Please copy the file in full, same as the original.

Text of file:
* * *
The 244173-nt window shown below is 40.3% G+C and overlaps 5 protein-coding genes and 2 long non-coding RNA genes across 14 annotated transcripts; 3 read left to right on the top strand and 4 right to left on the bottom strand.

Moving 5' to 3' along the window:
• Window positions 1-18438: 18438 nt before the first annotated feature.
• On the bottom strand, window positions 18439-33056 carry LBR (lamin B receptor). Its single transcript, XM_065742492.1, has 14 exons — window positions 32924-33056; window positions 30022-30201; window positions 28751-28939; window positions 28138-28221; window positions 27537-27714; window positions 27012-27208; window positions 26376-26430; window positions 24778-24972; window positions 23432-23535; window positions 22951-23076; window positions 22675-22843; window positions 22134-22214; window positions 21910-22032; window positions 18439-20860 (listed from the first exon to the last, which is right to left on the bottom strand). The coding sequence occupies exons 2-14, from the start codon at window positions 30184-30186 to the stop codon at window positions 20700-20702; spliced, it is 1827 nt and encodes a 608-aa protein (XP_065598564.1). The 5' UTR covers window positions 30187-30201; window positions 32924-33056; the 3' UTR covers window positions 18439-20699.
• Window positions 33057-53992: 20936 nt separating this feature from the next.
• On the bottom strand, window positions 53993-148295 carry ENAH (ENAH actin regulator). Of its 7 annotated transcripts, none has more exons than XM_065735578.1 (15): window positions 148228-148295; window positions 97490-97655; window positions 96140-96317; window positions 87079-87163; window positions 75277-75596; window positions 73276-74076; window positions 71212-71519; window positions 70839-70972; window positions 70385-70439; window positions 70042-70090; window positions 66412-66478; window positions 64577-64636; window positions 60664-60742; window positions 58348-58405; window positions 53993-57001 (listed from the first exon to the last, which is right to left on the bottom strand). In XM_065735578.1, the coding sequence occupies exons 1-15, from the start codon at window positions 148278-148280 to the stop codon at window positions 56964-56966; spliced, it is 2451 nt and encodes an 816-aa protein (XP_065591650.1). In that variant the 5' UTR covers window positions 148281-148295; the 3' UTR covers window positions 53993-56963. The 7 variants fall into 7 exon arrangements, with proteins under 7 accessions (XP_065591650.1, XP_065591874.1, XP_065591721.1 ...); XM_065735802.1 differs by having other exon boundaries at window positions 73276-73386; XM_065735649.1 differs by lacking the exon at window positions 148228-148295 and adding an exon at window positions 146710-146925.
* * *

The 244173-nt window shown below is 40.3% G+C and overlaps 5 protein-coding genes and 2 long non-coding RNA genes across 14 annotated transcripts; 3 read left to right on the top strand and 4 right to left on the bottom strand.

Moving 5' to 3' along the window:
• Window positions 1-18438: 18438 nt before the first annotated feature.
• On the bottom strand, window positions 18439-33056 carry LBR (lamin B receptor). Its single transcript, XM_065742492.1, has 14 exons — window positions 32924-33056; window positions 30022-30201; window positions 28751-28939; window positions 28138-28221; window positions 27537-27714; window positions 27012-27208; window positions 26376-26430; window positions 24778-24972; window positions 23432-23535; window positions 22951-23076; window positions 22675-22843; window positions 22134-22214; window positions 21910-22032; window positions 18439-20860 (listed from the first exon to the last, which is right to left on the bottom strand). The coding sequence occupies exons 2-14, from the start codon at window positions 30184-30186 to the stop codon at window positions 20700-20702; spliced, it is 1827 nt and encodes a 608-aa protein (XP_065598564.1). The 5' UTR covers window positions 30187-30201; window positions 32924-33056; the 3' UTR covers window positions 18439-20699.
• Window positions 33057-53992: 20936 nt separating this feature from the next.
• On the bottom strand, window positions 53993-148295 carry ENAH (ENAH actin regulator). Of its 7 annotated transcripts, none has more exons than XM_065735578.1 (15): window positions 148228-148295; window positions 97490-97655; window positions 96140-96317; window positions 87079-87163; window positions 75277-75596; window positions 73276-74076; window positions 71212-71519; window positions 70839-70972; window positions 70385-70439; window positions 70042-70090; window positions 66412-66478; window positions 64577-64636; window positions 60664-60742; window positions 58348-58405; window positions 53993-57001 (listed from the first exon to the last, which is right to left on the bottom strand). In XM_065735578.1, the coding sequence occupies exons 1-15, from the start codon at window positions 148278-148280 to the stop codon at window positions 56964-56966; spliced, it is 2451 nt and encodes an 816-aa protein (XP_065591650.1). In that variant the 5' UTR covers window positions 148281-148295; the 3' UTR covers window positions 53993-56963. The 7 variants fall into 7 exon arrangements, with proteins under 7 accessions (XP_065591650.1, XP_065591874.1, XP_065591721.1 ...); XM_065735802.1 differs by having other exon boundaries at window positions 73276-73386; XM_065735649.1 differs by lacking the exon at window positions 148228-148295 and adding an exon at window positions 146710-146925.